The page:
Three Weeks Birding in Florida - Corkscrew Swamp Sanctuary

Corkscrew Swamp Sanctuary occupies covers around 13,000 acres in the heart of the Corkscrew Watershed in Southwest Florida, part of the Western Everglades. It is primarily composed of wetlands, including the largest remaining virgin bald cypress forest in the world. Corkscrew Swamp provides important habitat for many birds, rare animals and plants and is a must-see site for birders in the area: it will not disappoint the British at any time of the year who wants to see the head-line birds of the region from close quarters using the board-walks provided.

Wood Storks are easily viewed from the board-walks although I was troubled to hear that they have not nested here for several years: this is at odds with the website so I am confused by this statement: I certainly did not see any signs of nesting from the boardwalks themselves (I recall 20 years ago not being able to access part of the boardwalk system due to nesting wood storks).


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A Wood Stork creates a shadow as he hunts for small fish.

Our visit to Corkscrew this year was very successful with the low water levels encouraging many birds including Limpkins, Roseate Spoonbills, Grebes, Anhingas White Ibis to feed close to the boardwalks. Pictures of them can be viewed as always on my Flikr Feed by clicking on the picture above.

The highlight of the day was certainly the incredible close views of a Barred Owl as it hunted for food in the shallow water and mud almost at our feet! The bird completely ignored the many human viewers as we took many many photographs.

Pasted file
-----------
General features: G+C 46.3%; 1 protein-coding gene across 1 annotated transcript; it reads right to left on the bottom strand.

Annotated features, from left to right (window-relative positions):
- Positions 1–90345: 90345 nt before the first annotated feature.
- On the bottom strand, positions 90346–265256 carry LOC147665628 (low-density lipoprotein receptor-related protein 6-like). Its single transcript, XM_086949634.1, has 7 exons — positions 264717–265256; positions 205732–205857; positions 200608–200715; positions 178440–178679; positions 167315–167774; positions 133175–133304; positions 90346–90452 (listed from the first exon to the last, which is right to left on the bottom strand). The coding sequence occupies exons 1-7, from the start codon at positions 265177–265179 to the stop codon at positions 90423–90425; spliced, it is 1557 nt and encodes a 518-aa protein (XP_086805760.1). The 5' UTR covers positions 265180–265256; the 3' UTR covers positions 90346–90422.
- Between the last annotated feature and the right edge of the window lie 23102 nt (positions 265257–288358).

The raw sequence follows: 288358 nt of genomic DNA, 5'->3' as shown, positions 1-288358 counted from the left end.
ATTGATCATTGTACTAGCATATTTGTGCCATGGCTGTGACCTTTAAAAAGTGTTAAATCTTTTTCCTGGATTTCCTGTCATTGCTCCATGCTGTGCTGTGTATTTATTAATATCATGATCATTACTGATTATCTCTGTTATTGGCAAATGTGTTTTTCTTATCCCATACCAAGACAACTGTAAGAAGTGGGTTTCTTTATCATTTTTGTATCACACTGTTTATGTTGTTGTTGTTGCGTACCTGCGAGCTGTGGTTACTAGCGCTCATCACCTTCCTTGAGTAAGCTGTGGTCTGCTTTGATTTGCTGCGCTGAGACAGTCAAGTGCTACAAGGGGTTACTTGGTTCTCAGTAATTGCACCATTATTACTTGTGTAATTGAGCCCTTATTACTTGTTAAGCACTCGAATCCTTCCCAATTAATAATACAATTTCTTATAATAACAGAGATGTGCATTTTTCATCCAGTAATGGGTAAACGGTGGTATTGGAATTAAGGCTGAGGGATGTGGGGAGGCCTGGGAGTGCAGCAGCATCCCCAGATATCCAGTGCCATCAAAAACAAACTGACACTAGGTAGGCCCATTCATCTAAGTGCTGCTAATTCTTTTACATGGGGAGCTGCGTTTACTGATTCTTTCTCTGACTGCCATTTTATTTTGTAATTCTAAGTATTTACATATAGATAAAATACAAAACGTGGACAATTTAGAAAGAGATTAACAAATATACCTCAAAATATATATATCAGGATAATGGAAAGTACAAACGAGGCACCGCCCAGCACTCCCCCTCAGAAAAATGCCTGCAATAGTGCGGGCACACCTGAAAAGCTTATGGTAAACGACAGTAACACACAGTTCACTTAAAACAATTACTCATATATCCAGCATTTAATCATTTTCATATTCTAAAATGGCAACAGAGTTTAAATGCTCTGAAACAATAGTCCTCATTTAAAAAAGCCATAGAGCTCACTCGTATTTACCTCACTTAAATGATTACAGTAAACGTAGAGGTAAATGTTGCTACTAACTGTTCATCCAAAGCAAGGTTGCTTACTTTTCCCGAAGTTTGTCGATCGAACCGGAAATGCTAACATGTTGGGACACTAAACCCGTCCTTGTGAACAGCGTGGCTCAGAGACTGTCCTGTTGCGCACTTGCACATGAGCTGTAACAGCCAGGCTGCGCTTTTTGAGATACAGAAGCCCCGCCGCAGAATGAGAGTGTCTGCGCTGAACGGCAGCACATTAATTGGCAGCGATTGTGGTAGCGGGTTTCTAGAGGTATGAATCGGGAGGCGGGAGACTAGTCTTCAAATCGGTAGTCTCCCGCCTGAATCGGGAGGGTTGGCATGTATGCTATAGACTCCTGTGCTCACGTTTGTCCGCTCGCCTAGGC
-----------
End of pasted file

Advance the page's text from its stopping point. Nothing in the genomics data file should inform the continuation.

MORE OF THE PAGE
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Barred Owl.

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Barred Owl.
I  find that kingfishers and woodpeckers always cause the heart-beat to increase as well so we were well-seven by good views of Pileated and Downy Woodpeckers as well as a fishing Belted Kingfisher. The ability of the Canon 80D to deliver good images at high ISO's was tested though in the heavy shade of the trees.



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Pileated Woodpecker.

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Downy Woodpecker.

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Belted Kingfisher.
The day was a hot one and there is little shade on parts of the boardwalk with the humidity inevitably being very high (although flies were not a problem at all) so water is essential for drinking if photography is to be un-interupted: the visitor centre will provide cold drinks and snacks at the entrance however. It was amusing to see a Night-Heron sun-bathing as we left the Sanctuary after a day of birding.



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A Yellow-Crowned Night-Heron sun-bathes in the evening sun.
As I said at the top of this piece, Corkscrew Sanctuary is a place that should be included if at all possible on a birder's wish-list if travelling in Florida - Naples is a good place to stay or Cape Coral as they offer good links to the Everglades and Sanibel Island: more about Sanibel Island and Ding Darling next (along with some thought on avoiding the traffic which can be horrendous at times.

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